With pick, shovel and trowel generating a steady background noise, yelps of glee and surprise were heard as would-be treasures from the past were uncovered.

Buckets of soil were passed from one to the other, heading toward the sifting station. The process was more than an assembly line. With an air of mystery prevailing, a dozen or so students, volunteers and professors were steeped in the moment of discovery.

University of Hawaii-Maui professor Dr. Janet Six is director of this scene, but the vision of the Friends of Moku’ula and its current and past executives are held as an overall guiding light.

“Friends of Moku’ula came to me in 2008, asking how we can make this an affordable project, ’cause money was an issue,” Six explained.

“Working with Akoni, at that time, Jessica Thompson and Shirley (Kaha’i), we designed a series of courses — Anthropology 281. It’s officially curriculum. It was an experimental class for two years; now it’s official, and it’s called Field Methods and Techniques. We also developed a lab class, so that we could analyze all of the artifacts once you dig it up,” Six added.

“In the summer, we do three weeks intensively. We have students from University of Long Island, San Diego State, UC Berkeley. We have students from all over Idaho and Boston. They come. They pay tuition,” Six said.

The assembly was immersed in the task at hand, uncovering the sacred island very carefully one layer, one unit at a time.

Rosanna Runyon is a volunteer. Her specialty is stratigraphy.

“We’re just cleaning the side holes, ’cause in archeology you want to make sure your side walls are nice and clear, so that you can see the different layers,” the young archeologist from Oahu commented.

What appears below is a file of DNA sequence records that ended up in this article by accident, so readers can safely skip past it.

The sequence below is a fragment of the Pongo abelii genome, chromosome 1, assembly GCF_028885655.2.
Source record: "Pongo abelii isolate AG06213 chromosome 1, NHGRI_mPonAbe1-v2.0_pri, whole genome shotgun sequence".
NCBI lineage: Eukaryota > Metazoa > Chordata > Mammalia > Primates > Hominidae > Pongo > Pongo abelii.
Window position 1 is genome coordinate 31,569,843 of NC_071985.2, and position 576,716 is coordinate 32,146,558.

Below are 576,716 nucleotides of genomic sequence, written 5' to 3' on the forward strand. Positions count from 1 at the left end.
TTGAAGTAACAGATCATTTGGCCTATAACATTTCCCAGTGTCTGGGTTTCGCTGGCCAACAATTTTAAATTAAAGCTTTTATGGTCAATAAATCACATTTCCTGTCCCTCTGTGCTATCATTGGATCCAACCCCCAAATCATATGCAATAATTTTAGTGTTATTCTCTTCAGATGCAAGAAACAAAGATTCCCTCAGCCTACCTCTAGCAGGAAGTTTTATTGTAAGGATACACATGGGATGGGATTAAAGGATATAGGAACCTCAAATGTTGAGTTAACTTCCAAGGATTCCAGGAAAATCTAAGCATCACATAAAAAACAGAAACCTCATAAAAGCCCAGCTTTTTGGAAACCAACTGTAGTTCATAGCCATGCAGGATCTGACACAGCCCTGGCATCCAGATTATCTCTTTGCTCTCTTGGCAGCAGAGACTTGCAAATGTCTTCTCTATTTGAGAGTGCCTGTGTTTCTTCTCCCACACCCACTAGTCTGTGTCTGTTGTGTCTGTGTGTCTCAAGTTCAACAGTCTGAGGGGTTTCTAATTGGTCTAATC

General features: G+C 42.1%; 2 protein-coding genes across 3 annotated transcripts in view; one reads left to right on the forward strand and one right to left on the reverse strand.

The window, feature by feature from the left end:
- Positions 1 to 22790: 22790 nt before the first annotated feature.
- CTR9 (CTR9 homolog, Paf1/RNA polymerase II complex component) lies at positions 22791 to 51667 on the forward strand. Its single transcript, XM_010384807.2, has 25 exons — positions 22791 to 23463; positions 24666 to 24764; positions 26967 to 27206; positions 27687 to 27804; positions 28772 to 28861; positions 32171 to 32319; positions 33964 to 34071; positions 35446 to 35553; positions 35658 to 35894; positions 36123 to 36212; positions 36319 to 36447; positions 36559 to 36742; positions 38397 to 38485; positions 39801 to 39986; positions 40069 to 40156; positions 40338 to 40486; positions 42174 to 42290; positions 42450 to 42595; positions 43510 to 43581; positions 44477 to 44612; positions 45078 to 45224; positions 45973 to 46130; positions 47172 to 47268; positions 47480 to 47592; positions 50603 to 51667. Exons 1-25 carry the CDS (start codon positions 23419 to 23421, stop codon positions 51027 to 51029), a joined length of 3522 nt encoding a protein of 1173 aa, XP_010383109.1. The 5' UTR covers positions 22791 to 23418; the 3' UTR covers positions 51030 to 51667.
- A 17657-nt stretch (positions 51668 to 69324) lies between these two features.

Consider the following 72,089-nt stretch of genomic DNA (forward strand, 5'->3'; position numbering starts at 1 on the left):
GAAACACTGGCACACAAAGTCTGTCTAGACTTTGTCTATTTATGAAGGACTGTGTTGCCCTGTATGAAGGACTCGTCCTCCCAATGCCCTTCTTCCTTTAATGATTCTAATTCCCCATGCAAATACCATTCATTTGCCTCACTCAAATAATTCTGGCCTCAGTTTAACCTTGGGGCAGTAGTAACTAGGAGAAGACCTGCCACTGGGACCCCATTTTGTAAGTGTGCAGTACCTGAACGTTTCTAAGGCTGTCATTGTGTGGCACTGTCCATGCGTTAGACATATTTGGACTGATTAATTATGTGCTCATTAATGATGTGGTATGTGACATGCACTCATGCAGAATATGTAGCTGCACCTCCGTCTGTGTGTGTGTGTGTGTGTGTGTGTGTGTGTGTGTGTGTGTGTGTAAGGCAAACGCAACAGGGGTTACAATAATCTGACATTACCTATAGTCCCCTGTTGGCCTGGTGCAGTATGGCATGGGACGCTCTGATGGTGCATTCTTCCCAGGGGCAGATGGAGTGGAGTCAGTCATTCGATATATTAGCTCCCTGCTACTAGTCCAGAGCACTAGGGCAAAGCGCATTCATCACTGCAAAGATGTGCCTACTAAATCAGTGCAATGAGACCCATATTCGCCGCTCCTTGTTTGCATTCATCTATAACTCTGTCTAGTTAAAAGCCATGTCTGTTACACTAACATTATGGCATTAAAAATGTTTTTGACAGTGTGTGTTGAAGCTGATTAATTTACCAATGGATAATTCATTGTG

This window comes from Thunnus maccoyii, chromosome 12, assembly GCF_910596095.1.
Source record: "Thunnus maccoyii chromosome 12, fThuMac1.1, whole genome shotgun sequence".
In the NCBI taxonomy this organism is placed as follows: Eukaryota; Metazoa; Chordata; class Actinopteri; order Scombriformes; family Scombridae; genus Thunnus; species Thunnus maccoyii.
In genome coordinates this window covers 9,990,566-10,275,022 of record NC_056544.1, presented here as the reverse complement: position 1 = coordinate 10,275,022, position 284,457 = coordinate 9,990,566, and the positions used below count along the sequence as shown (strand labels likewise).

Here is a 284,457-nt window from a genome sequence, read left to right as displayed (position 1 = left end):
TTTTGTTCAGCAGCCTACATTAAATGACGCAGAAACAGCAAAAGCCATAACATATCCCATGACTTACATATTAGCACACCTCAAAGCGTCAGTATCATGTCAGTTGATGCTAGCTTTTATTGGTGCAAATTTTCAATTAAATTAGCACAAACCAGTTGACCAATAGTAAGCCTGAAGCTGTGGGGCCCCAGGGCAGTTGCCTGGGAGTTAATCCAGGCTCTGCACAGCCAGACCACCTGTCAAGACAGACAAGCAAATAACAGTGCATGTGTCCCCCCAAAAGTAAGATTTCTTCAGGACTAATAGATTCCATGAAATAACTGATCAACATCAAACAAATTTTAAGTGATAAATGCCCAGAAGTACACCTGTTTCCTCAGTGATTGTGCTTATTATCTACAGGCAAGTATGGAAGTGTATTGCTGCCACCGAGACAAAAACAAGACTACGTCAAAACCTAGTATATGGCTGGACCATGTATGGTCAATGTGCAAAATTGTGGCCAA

“The side walls will tell you the stories – stratigraphy. It gives you the chronological time frame of happenings.”

The goal of the dig is to expose the boundaries of the island.

“When we find the berm, we will have an idea of where the edge of the island is, and then we’ll start opening up the area laterally and exposing the entire edge all the way around,” Runyon said.

“I would say it’s going to take a while — at least a year, then it’s (Moku’ula) going to be able to breathe again.”

Joel Yurkanin is a recent graduate of U.H. Maui College headed to Binghampton University in New York with her eye on a Bachelor’s of Science Degree in Archeology.

This was not her first experience at Moku’ula.

“Moku’ula has always been kind of a puzzle. It’s like we might expect one thing, but another just comes up like something completely different. Moku’ula has been teaching me to go with the flow. It’s definitely been a week filled with just the discoveries I didn’t really expect to find. This has made it all the more exciting, because it was unexpected,” she said.

Jerry Kunitomo, past president of FOM, joined the workers at the site on Monday.

He had a different, more spiritual perspective than the archeologists.

“If you embrace Akoni as a kumu, you’ll know his kuleana was to teach. Moku’ula embodies the teacher and the classroom, where generations would continue to discover and perpetuate the culture.

“Akoni’s passionate lessons are peeled back with each layer of earth (and) watching the excavation was like watching the past come to life. You could hear history’s voice.